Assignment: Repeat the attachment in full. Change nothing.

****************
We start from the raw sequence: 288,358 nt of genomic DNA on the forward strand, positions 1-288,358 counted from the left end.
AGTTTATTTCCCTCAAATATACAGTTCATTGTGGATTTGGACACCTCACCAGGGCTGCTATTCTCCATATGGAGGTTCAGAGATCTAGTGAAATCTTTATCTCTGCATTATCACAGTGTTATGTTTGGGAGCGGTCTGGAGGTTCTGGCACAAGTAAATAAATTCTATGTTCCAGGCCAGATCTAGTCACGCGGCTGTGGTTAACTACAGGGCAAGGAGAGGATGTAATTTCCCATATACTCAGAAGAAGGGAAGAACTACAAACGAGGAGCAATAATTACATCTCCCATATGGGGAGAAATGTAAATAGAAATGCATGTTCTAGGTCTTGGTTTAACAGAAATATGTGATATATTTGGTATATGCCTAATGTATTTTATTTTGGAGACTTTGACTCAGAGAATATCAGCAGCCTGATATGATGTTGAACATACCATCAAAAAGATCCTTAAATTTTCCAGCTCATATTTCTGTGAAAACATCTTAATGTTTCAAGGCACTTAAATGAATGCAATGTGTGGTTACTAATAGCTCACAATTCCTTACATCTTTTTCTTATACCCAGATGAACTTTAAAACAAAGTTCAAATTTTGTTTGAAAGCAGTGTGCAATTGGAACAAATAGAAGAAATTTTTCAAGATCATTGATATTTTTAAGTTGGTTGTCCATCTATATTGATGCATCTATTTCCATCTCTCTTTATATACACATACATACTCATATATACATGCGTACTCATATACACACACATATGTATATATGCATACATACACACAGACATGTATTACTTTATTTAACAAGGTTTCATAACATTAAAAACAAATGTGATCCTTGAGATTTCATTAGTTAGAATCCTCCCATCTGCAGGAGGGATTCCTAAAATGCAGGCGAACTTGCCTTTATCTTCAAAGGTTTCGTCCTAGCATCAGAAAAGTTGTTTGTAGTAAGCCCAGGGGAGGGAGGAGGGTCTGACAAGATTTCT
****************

We start from the raw sequence: 288,358 nt of genomic DNA on the forward strand, positions 1-288,358 counted from the left end.
AGTTTATTTCCCTCAAATATACAGTTCATTGTGGATTTGGACACCTCACCAGGGCTGCTATTCTCCATATGGAGGTTCAGAGATCTAGTGAAATCTTTATCTCTGCATTATCACAGTGTTATGTTTGGGAGCGGTCTGGAGGTTCTGGCACAAGTAAATAAATTCTATGTTCCAGGCCAGATCTAGTCACGCGGCTGTGGTTAACTACAGGGCAAGGAGAGGATGTAATTTCCCATATACTCAGAAGAAGGGAAGAACTACAAACGAGGAGCAATAATTACATCTCCCATATGGGGAGAAATGTAAATAGAAATGCATGTTCTAGGTCTTGGTTTAACAGAAATATGTGATATATTTGGTATATGCCTAATGTATTTTATTTTGGAGACTTTGACTCAGAGAATATCAGCAGCCTGATATGATGTTGAACATACCATCAAAAAGATCCTTAAATTTTCCAGCTCATATTTCTGTGAAAACATCTTAATGTTTCAAGGCACTTAAATGAATGCAATGTGTGGTTACTAATAGCTCACAATTCCTTACATCTTTTTCTTATACCCAGATGAACTTTAAAACAAAGTTCAAATTTTGTTTGAAAGCAGTGTGCAATTGGAACAAATAGAAGAAATTTTTCAAGATCATTGATATTTTTAAGTTGGTTGTCCATCTATATTGATGCATCTATTTCCATCTCTCTTTATATACACATACATACTCATATATACATGCGTACTCATATACACACACATATGTATATATGCATACATACACACAGACATGTATTACTTTATTTAACAAGGTTTCATAACATTAAAAACAAATGTGATCCTTGAGATTTCATTAGTTAGAATCCTCCCATCTGCAGGAGGGATTCCTAAAATGCAGGCGAACTTGCCTTTATCTTCAAAGGTTTCGTCCTAGCATCAGAAAAGTTGTTTGTAGTAAGCCCAGGGGAGGGAGGAGGGTCTGACAAGATTTCT